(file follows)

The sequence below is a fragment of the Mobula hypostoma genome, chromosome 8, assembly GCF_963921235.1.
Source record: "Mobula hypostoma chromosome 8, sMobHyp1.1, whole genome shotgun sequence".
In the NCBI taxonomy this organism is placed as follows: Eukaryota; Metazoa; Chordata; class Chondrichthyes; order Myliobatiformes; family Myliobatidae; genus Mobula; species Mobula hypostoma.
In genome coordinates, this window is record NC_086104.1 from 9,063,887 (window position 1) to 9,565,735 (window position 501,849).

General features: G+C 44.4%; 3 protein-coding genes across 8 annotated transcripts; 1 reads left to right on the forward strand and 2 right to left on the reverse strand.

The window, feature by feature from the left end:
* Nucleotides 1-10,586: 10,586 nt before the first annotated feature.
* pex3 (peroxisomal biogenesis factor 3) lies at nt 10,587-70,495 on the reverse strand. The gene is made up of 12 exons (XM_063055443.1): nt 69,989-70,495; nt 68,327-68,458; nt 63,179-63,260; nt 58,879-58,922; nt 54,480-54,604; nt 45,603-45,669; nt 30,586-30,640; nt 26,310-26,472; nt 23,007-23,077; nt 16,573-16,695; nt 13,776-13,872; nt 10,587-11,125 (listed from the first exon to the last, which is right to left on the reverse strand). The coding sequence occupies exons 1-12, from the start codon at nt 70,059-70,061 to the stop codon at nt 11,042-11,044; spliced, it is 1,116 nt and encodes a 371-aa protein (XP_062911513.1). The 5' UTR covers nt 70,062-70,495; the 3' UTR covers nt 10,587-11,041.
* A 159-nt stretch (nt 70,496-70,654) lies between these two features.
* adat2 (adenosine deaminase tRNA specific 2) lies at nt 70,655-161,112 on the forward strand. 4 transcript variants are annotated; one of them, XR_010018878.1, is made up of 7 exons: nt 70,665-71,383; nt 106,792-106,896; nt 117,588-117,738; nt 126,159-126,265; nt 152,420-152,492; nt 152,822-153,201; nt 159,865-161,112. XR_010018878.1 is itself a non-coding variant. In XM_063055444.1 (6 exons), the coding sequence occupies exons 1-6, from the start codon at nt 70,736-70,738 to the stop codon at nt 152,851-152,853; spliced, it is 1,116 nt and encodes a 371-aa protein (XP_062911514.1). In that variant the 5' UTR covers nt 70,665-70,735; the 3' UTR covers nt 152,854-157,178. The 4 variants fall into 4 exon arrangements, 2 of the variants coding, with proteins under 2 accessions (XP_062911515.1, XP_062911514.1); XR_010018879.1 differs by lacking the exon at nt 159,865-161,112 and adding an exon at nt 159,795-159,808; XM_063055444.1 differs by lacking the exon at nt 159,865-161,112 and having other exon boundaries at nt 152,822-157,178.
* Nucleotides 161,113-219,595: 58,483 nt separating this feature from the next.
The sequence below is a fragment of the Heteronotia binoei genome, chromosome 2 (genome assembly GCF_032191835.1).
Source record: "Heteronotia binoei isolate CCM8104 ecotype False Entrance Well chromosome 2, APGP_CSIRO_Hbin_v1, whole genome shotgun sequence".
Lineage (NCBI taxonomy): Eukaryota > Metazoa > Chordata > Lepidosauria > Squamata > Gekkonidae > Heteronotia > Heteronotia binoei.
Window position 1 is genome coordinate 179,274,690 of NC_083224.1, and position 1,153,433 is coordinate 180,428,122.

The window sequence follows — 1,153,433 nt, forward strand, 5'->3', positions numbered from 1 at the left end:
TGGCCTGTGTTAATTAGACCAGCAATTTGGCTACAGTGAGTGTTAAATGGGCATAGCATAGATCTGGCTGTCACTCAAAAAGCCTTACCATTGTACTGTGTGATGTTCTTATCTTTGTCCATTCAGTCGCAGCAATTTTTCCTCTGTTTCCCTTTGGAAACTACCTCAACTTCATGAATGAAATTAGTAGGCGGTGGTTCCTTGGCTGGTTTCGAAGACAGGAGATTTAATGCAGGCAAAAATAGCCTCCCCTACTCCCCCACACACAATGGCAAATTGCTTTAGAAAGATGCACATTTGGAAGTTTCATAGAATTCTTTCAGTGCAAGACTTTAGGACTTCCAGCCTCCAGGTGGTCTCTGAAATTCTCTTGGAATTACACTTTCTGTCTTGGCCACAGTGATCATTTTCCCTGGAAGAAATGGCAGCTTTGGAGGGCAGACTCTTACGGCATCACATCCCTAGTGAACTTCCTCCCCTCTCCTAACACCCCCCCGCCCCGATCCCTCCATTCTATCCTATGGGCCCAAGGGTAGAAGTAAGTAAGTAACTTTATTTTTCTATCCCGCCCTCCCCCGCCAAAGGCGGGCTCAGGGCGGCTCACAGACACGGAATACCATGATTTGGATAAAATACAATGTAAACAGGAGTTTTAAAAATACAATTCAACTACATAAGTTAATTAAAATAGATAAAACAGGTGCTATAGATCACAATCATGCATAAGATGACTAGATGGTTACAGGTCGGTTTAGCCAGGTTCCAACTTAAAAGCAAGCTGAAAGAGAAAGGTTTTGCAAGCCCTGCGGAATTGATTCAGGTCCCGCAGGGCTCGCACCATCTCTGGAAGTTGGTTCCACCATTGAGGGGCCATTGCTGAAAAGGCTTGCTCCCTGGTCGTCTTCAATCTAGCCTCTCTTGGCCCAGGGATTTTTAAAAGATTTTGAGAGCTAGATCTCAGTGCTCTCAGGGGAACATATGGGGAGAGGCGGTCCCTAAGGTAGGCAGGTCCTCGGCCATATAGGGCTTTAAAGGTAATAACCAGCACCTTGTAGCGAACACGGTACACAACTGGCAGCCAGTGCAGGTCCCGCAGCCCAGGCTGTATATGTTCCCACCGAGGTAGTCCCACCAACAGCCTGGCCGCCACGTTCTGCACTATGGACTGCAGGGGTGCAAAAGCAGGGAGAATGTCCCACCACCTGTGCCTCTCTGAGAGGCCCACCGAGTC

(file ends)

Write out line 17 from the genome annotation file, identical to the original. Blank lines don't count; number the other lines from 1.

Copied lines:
TGGCCTGTGTTAATTAGACCAGCAATTTGGCTACAGTGAGTGTTAAATGGGCATAGCATAGATCTGGCTGTCACTCAAAAAGCCTTACCATTGTACTGTGTGATGTTCTTATCTTTGTCCATTCAGTCGCAGCAATTTTTCCTCTGTTTCCCTTTGGAAACTACCTCAACTTCATGAATGAAATTAGTAGGCGGTGGTTCCTTGGCTGGTTTCGAAGACAGGAGATTTAATGCAGGCAAAAATAGCCTCCCCTACTCCCCCACACACAATGGCAAATTGCTTTAGAAAGATGCACATTTGGAAGTTTCATAGAATTCTTTCAGTGCAAGACTTTAGGACTTCCAGCCTCCAGGTGGTCTCTGAAATTCTCTTGGAATTACACTTTCTGTCTTGGCCACAGTGATCATTTTCCCTGGAAGAAATGGCAGCTTTGGAGGGCAGACTCTTACGGCATCACATCCCTAGTGAACTTCCTCCCCTCTCCTAACACCCCCCCGCCCCGATCCCTCCATTCTATCCTATGGGCCCAAGGGTAGAAGTAAGTAAGTAACTTTATTTTTCTATCCCGCCCTCCCCCGCCAAAGGCGGGCTCAGGGCGGCTCACAGACACGGAATACCATGATTTGGATAAAATACAATGTAAACAGGAGTTTTAAAAATACAATTCAACTACATAAGTTAATTAAAATAGATAAAACAGGTGCTATAGATCACAATCATGCATAAGATGACTAGATGGTTACAGGTCGGTTTAGCCAGGTTCCAACTTAAAAGCAAGCTGAAAGAGAAAGGTTTTGCAAGCCCTGCGGAATTGATTCAGGTCCCGCAGGGCTCGCACCATCTCTGGAAGTTGGTTCCACCATTGAGGGGCCATTGCTGAAAAGGCTTGCTCCCTGGTCGTCTTCAATCTAGCCTCTCTTGGCCCAGGGATTTTTAAAAGATTTTGAGAGCTAGATCTCAGTGCTCTCAGGGGAACATATGGGGAGAGGCGGTCCCTAAGGTAGGCAGGTCCTCGGCCATATAGGGCTTTAAAGGTAATAACCAGCACCTTGTAGCGAACACGGTACACAACTGGCAGCCAGTGCAGGTCCCGCAGCCCAGGCTGTATATGTTCCCACCGAGGTAGTCCCACCAACAGCCTGGCCGCCACGTTCTGCACTATGGACTGCAGGGGTGCAAAAGCAGGGAGAATGTCCCACCACCTGTGCCTCTCTGAGAGGCCCACCGAGTC